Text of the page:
Argus Leader: Father and Son Alumni are "First Family of Area Triathlon"
Formerly known for its grueling demands, triathlon is sweeping the Sioux Falls area as a more accessible way to push the limits
Terry Vandrovec, Argus Leader
One of the growing sports in Sioux Falls actually encompasses three.
Triathlon - an endurance race that combines swimming, cycling and running - has been gaining popularity in the area the past few years.
The evidence: There's a competition within driving distance just about every summer weekend, some of which draw more than 100 participants. What's more, local sporting good stores are carrying more triathlon gear - maybe the surest sign of actual interest considering the current economic climate.
"There's just more people here," says triathlon enthusiast Howard Bich (shown right). "More people who want to do something that can help them stay in shape for their entire life."
The 69-year-old Bich is proof.
A retired teacher and coach, the Sioux Falls resident picked up the sport 15 years ago after his son, Brian, got involved. He now does about 10 sprint triathlons - a popular format that commonly consists of swimming 750 meters, biking for 12.4 miles and a 5K run - each summer around the region.
Bich has also become an advocate for a sport that has 100-year-old roots, but only a 25-year history in America. Most casual followers know triathlon from the Ironman, a grueling annual event in Hawaii that consists of a 2.4 mile swim, a 112-mile bike ride and a 26-mile run.
But Bich wanted to bring sport closer to home - on a more accessible scale.
Four years ago, he founded the Dakota Man Triathlon, an annual race at Lake Alvin that serves as the South Dakota qualifier for the Best in the U.S. National Championship.
Incredibly, the triathlon has become a family affair, with three Bich generations competing this summer. Most notably, Brian, a former Augustana basketball player who now lives in Duluth, Minn., is the reigning USA Triathlon Master Triathlete of the Year.
"I got done with college and was in grad school and had no more (athletic) goals anymore," said Brian Bich, 43, a professor at a community college. "I thought about doing running, but I didn't want to do just running because I didn't think it was very healthy. So I bought a triathlon magazine and started reading it and was like, 'This is what I'm going to do.' "
That was 17 years ago.
Bich's story is not uncommon, even if his level of accomplishment is. Barry Hein, a local anesthesiologist, was a former NCAA Division I swimmer looking for a way to stay fit without becoming a slave to one activity.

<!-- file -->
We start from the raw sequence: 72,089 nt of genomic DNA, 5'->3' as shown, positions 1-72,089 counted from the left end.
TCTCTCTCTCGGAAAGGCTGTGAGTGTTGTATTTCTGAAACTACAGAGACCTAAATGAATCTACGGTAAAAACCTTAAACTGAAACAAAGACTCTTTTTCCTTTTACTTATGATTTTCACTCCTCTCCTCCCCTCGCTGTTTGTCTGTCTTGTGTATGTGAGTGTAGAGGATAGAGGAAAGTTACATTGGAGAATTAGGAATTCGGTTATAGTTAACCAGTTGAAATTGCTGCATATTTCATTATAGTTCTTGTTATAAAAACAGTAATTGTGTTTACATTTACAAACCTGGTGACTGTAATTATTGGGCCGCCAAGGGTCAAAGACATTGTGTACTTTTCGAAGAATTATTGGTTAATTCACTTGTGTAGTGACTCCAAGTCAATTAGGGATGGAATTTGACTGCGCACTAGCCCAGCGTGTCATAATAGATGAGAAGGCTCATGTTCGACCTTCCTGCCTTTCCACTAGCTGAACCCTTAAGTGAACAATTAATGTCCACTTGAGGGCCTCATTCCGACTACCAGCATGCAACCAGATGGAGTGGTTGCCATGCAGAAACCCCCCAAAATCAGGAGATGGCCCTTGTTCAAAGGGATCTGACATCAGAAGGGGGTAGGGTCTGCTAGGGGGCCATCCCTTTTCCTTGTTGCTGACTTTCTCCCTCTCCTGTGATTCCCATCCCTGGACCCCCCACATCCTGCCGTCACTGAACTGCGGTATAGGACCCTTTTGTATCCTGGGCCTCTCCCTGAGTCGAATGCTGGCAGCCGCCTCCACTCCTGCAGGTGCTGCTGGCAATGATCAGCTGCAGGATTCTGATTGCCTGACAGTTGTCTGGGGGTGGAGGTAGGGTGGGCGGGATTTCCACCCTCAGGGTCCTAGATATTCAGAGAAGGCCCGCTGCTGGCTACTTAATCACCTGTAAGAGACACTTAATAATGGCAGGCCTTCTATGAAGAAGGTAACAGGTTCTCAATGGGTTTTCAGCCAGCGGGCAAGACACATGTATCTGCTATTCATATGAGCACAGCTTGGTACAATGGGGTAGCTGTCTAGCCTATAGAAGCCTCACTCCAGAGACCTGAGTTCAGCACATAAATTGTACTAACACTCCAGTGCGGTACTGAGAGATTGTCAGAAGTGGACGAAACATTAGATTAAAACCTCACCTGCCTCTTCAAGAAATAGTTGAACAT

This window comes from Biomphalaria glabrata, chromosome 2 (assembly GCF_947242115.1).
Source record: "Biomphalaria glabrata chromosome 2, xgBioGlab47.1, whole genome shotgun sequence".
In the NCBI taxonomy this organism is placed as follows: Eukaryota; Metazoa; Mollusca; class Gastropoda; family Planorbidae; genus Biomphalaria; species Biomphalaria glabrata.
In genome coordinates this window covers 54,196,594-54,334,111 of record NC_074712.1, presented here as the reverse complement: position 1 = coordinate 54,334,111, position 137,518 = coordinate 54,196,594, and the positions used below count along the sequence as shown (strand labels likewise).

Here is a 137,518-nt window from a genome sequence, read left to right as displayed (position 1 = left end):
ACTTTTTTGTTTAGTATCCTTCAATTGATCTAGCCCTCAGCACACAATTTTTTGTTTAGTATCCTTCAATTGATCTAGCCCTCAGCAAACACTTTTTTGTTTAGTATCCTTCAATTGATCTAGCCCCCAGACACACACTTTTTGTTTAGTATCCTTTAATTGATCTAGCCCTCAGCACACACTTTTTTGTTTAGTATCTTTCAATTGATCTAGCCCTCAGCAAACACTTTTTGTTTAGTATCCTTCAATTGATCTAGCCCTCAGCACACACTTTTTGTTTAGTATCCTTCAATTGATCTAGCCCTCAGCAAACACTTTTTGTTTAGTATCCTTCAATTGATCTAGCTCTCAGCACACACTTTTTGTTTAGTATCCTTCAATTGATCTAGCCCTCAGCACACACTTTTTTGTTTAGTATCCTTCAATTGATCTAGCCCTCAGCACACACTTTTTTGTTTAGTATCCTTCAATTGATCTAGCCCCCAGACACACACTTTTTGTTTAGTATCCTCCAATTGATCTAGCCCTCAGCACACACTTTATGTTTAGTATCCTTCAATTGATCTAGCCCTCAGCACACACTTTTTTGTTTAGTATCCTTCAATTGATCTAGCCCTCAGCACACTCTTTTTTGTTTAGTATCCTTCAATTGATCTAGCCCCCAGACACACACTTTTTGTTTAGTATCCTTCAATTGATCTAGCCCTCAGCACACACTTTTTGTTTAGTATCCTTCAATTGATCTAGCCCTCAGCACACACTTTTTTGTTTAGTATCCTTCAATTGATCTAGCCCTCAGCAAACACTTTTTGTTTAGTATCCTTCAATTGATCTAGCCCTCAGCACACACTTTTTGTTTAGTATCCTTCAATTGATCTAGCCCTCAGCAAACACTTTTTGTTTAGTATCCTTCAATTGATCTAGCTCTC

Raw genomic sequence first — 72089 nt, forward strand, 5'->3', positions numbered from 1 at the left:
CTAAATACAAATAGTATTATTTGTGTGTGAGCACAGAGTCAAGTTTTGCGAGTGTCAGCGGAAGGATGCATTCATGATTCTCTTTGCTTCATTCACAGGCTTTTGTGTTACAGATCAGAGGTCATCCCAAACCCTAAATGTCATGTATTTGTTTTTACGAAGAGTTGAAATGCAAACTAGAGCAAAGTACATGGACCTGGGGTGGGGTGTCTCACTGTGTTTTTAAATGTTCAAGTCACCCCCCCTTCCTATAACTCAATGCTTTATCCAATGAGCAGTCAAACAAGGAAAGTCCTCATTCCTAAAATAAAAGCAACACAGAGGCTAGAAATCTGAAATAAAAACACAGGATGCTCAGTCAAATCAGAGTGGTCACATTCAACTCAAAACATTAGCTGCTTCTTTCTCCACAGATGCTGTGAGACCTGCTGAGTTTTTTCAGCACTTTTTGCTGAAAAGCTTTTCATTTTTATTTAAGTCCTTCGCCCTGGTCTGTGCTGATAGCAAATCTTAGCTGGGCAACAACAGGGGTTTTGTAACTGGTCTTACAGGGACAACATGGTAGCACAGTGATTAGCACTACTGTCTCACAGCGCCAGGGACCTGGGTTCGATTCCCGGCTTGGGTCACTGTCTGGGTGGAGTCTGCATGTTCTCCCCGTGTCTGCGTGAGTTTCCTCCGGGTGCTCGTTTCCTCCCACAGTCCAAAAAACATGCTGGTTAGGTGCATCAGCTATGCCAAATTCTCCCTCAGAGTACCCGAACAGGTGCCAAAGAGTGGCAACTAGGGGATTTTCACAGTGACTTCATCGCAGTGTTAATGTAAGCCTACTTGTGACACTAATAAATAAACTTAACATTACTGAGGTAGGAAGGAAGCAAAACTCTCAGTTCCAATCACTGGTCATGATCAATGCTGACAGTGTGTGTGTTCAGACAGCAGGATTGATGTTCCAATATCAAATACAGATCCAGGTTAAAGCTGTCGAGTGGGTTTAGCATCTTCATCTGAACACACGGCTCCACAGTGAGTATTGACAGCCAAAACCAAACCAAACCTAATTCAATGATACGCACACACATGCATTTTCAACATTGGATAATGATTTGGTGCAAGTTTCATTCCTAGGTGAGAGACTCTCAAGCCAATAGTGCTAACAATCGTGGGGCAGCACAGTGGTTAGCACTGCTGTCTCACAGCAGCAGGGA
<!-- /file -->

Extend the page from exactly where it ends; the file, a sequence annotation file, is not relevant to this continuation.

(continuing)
Bryan Brinkman began as an avid cyclist - he still works in that field at Scheels - and made the transition to triathlon.
All three men believe that triathlon is enjoyable because it offers variety and leads to fewer repetitive movement injuries.
"Giving yourself a break from one of the other disciplines and doing the other is really beneficial," said Hein, whose wife, Kristina, won the female division at the Dakota Man this year. "I think you achieve a better level of fitness."
Hein is training for a half-Ironman in Madison, Wis. To prepare, he is spending 10 hours on his bike, about six hours running and two hours swimming each week. But he sneaks in some of those workouts by running or biking to work, and often takes the long way home.
Triathlon may be a lifestyle, but it's still fairly accessible.
Kendra Lamberty is a 40-year-old single mother of four with a full-time job at a local middle school. She got involved in the sport by buying a $500 bike - relatively cheap by triathlon standards - and a good pair of shoes. She's been competing for eight years, hitting up a local event pretty much every weekend this summer.
Lamberty came for the fitness and stayed for the camaraderie.
"It's a group of people that you get to know, and it's growing more and more so you keep making new friends," she said. "I totally promote it and think anybody can do it."
Brian Bich believes that more and more people will take to triathlon in the Sioux Falls area, given its growing population and proximity to Minnesota and Iowa, two hotbeds for the sport. He won't be surprised if the Dakota Man, which began with 78 participants, hits 300 within five years.
"I think it's bigger and bigger, and there's still room to grow," he said. "Sioux Falls is a good-size town and people are starting to realize what a healthy lifestyle it is. You get to do three sports, and it's fun to improve at each one."